Malt extract is essentially a modification of the brewing procedure, and instead of being used in the beer-fermenting process, it is transformed into a sweetened viscous liquid or dried into powdered form.
Malt extracts exhibit carbohydrate characteristics that compare favorably with high-maltose syrups. Where the malt extracts differ is in their nutritional profile. In contrast to starch-based sweeteners, they are richly endowed with minerals, vitamins and free amino acids, as well as with heavy concentrations (up to 6%) of proteins. Indeed, malt extracts nutritional wealth makes it fit for use as a browning or yeast-food ingredient. As a sweetener, malt extract comprises about half maltose and some 10% glucose in its profile. The bulk of the solids are subjected to yeast-activated fermentation, says Hansen. A baker who incorporates malt extract in a formulation is able to add these sugars without adversely influencing the enzyme content of the dough.
Malted diastatic barley flour
Malted diastatic barley flour contains the active forms of alpha- and beta-amylase enzymes. Its value for bakers is that its high enzymatic content makes it a potent dough conditioner, even though it accounts for barely 1% of total ingredients, contributing negligibly to the color and the flavor of the baked product. On the other hand, its benefits include more-intense crust browning, better machinability and enhanced fermentation.
The fact is that bakers naturally want their flour to be stable, says Bob Hansen, technical service manager, Briess Industries, Inc., Chilton, WI. Adding the malted barley flour helps to stabilize the flour mixture, in addition to contributing to the dough conditioning.
Specialty malts are available in either diastatic or nondiastatic form. Diastatic specialty malts exhibit almost the exact opposite character of malted flour. By being given additional drying, they incorporate more intense flavor and color. Their additional drying reduces their enzymatic activity, so much so that baked goods formulations can use them in quantities of up to 3%. Therefore, the diastatic specialty malts can add a strong cookie or nut-type flavor and more intense color to dark breads, brownies and other baked goods. They are often included in pizza doughs and various dough products based on yeast fermentation.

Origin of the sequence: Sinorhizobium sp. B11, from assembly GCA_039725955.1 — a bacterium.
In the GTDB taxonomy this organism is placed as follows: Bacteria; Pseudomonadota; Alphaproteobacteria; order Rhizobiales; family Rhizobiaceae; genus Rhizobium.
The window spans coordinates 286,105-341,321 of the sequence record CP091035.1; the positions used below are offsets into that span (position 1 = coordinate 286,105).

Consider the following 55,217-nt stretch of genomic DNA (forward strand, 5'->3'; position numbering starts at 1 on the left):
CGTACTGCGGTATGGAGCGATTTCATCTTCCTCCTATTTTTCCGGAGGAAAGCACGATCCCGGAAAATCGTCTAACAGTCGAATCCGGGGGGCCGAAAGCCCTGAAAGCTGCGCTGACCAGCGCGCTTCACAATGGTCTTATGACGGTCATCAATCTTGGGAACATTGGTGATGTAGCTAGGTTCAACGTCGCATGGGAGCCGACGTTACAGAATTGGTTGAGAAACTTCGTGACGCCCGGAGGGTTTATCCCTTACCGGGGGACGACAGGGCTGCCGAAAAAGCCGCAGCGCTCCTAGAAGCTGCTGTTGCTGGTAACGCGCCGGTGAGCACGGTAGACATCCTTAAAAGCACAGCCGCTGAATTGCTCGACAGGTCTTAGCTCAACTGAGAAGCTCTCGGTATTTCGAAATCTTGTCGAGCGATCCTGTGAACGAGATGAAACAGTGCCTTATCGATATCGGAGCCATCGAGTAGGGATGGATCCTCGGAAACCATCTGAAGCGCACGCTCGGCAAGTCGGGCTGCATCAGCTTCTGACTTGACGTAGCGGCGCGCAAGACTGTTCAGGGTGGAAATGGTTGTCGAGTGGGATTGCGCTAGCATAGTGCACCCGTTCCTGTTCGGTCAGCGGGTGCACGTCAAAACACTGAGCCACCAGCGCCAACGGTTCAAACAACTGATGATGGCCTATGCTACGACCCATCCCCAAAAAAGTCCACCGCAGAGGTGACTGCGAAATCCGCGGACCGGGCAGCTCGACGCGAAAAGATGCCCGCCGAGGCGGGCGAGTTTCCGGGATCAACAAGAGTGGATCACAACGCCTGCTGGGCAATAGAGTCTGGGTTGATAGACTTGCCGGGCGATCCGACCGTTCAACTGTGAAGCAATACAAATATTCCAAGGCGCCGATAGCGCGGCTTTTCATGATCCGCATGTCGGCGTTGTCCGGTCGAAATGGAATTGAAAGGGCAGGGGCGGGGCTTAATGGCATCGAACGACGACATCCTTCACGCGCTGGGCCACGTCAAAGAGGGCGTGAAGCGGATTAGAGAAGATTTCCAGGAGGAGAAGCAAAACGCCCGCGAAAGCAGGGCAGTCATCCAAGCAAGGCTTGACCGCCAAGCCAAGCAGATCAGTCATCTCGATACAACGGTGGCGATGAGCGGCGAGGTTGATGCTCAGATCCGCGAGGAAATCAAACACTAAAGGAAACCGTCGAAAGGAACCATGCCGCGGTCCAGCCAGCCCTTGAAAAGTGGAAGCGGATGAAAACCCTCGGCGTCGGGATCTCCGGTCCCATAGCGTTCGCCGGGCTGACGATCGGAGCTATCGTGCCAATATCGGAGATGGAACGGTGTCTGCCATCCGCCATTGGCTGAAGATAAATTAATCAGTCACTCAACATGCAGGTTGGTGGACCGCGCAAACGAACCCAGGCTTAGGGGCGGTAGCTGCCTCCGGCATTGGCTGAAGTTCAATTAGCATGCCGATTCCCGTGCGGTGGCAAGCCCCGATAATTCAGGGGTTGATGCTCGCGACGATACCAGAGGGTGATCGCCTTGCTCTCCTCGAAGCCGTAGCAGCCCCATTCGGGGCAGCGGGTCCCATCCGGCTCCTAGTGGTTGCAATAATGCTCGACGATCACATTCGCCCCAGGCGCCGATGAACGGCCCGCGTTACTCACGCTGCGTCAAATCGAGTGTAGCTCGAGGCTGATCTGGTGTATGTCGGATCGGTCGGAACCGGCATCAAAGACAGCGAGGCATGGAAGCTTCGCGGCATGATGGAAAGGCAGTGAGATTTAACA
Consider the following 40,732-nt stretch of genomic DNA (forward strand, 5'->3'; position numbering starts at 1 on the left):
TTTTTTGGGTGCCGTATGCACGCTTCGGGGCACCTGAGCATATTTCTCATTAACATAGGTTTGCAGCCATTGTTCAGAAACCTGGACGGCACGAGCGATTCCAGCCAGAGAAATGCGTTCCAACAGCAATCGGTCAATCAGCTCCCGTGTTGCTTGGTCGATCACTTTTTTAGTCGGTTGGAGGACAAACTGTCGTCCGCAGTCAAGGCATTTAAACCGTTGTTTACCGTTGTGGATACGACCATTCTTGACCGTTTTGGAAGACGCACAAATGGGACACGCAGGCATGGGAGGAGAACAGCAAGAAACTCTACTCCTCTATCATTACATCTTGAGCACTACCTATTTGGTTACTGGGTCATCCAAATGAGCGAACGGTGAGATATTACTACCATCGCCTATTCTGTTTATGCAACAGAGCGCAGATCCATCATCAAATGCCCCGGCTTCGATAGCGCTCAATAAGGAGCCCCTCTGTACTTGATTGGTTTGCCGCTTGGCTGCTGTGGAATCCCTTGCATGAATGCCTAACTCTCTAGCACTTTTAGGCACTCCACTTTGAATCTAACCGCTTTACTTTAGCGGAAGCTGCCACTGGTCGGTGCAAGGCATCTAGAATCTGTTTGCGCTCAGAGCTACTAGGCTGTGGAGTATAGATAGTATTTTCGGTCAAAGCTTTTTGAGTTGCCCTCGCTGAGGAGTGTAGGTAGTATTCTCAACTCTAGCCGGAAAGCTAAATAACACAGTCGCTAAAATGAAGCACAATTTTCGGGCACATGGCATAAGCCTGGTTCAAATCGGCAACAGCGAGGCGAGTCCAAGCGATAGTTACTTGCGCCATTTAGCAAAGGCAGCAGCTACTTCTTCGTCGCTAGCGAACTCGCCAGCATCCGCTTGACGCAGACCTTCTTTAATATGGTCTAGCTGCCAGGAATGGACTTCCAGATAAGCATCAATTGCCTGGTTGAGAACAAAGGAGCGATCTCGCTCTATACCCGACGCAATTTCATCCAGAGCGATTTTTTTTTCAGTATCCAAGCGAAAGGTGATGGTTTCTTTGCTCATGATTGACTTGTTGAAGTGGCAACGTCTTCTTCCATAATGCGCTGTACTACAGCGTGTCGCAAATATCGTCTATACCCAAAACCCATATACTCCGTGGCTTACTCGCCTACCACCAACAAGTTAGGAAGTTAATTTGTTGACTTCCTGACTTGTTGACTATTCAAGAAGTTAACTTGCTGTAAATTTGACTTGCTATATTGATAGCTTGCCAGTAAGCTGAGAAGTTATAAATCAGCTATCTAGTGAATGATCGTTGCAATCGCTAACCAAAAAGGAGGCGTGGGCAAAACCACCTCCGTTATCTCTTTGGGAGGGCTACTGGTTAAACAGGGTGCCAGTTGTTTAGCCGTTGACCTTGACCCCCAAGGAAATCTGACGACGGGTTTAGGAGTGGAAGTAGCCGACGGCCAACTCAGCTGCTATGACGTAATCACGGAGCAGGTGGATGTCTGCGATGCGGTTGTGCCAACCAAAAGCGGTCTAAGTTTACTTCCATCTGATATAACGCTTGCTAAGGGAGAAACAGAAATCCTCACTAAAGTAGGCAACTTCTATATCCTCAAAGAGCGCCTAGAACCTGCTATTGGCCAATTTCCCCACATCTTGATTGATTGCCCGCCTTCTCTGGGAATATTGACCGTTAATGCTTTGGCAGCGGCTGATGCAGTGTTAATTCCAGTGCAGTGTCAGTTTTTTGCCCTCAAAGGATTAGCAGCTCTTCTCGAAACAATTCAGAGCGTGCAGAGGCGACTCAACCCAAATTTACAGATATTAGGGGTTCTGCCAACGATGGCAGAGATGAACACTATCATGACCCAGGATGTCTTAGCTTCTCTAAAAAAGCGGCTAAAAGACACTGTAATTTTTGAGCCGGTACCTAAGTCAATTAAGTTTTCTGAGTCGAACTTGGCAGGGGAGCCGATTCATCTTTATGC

In contrast, the nondiastatic specialty malts are processed at much higher drying temperatures that effectively destroy all enzymes. Exemplified by intense colors and flavors, the nondiastatic specialty malts contribute dark hues and caramel-type flavors, even though no enzyme activity is involved. Using nondiastatic malt gives the added benefit of helping to preserve the structure of the dough during proofing. Benefits of nondiastatic specialty malts include rich color, improved texture, a wholegrain ingredient, better fiber content and more intense flavor.
Also included in this class are the dark-roasted, nondiastatic specialty malts often seen in chocolate cake and chocolate cookie formulations.
Martin Schultz is an experienced consumer and trade magazine writer with a special interest in food and food-technology topics. He can be contacted at [email protected].